Saturday, 13 July 2013


Across is used as a preposition and as an adverb:
 It’s just not enough time to get across London.
[giving directions]
 A:  You keep going down until you get to the massive traffic-light complex. You know you’re at it. It’s sort of bright and there’s a big main road running across.
B:   Right.

  Across is not a verb. The verb form is cross:
 Every time you cross the road, you’re worried you’re going to get knocked over.
(Every time you across the road, you’re worried you’re going to get knocked over.)

Across can be used to indicate movement or position relative to two sides or extremes of something:
[referring to a newspaper article]
 In the paper there’s somebody who’s going to swim across the Atlantic four thousand miles.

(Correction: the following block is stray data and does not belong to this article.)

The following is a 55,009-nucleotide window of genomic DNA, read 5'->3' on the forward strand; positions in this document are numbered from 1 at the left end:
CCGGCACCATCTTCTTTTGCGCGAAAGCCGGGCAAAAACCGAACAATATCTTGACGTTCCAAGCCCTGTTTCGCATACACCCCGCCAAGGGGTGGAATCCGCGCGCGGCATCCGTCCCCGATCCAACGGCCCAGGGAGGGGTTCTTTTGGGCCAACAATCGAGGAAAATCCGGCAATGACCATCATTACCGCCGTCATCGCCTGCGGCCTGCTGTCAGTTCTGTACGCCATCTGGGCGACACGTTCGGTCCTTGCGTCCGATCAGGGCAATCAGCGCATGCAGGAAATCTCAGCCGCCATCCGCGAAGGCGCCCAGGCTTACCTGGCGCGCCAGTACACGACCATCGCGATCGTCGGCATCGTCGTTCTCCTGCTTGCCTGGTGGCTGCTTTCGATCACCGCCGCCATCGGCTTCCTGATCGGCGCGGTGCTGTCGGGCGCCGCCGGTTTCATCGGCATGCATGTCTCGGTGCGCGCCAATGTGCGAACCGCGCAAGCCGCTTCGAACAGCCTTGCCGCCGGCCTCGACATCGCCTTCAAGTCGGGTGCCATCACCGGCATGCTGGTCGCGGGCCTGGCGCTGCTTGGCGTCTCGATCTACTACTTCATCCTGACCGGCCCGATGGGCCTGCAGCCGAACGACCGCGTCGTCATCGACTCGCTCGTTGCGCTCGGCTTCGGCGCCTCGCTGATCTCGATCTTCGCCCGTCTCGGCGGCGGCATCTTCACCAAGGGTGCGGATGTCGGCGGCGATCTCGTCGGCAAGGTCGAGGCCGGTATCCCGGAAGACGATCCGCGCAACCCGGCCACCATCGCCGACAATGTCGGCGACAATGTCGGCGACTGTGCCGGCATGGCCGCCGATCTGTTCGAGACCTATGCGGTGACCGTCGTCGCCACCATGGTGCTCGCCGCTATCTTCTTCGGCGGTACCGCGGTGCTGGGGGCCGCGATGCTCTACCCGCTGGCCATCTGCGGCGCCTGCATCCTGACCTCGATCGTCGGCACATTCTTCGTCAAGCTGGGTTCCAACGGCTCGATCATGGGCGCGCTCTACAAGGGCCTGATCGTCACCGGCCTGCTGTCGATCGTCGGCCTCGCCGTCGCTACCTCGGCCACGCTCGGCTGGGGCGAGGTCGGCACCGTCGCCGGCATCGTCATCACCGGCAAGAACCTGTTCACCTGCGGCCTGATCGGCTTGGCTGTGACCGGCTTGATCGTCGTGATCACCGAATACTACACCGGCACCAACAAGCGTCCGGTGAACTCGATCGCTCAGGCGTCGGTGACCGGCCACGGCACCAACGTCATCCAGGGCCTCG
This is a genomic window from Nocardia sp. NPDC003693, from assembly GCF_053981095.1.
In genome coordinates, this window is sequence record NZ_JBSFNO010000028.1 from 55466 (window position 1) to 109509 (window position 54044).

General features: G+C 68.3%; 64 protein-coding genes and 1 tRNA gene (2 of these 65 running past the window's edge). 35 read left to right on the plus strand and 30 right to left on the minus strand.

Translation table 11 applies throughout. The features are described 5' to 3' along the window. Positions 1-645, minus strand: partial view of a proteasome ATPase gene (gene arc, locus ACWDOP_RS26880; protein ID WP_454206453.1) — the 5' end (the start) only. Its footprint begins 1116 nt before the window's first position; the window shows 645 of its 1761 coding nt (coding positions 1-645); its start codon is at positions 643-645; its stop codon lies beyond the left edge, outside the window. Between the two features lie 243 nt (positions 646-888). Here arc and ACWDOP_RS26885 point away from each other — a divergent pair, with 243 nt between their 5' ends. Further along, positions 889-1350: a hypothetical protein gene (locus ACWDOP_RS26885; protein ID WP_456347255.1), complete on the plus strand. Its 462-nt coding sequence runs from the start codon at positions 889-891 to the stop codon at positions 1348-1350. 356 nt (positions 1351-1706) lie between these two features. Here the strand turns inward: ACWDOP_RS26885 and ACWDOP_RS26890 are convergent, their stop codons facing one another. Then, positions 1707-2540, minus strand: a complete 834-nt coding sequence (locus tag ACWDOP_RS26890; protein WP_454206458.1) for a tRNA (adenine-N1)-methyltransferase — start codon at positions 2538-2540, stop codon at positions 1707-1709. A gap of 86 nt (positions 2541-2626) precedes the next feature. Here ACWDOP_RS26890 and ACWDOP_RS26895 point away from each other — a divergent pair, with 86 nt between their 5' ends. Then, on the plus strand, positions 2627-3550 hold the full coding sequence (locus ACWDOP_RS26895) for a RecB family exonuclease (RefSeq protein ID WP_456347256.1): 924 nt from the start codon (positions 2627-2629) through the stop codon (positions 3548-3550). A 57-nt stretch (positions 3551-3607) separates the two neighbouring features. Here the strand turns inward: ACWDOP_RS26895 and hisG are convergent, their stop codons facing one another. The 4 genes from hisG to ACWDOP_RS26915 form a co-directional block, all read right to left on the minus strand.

She sat facing me across the table.

When indicating position relative to another person or thing, with the meaning of ‘opposite’, ‘on the other side of the road to’, across is used with from:
 The Town Hall is across from the cathedral.

Across is often used in contexts of comparisons to indicate a range of something:
 The researchers carried out a study across 20 countries.

Across is also used to refer to the width or diagonal measurement of something. It follows the unit of measurement:
 First, a copy; he slipped a minidisk into the port, formatted and labelled it. Barely two centimetres across – easy to lose, but easy to hide.

Across is also used to refer to an area in which things are distributed:

 There are other smaller sites, scattered across the Caribbean and even in the Mediterranean.

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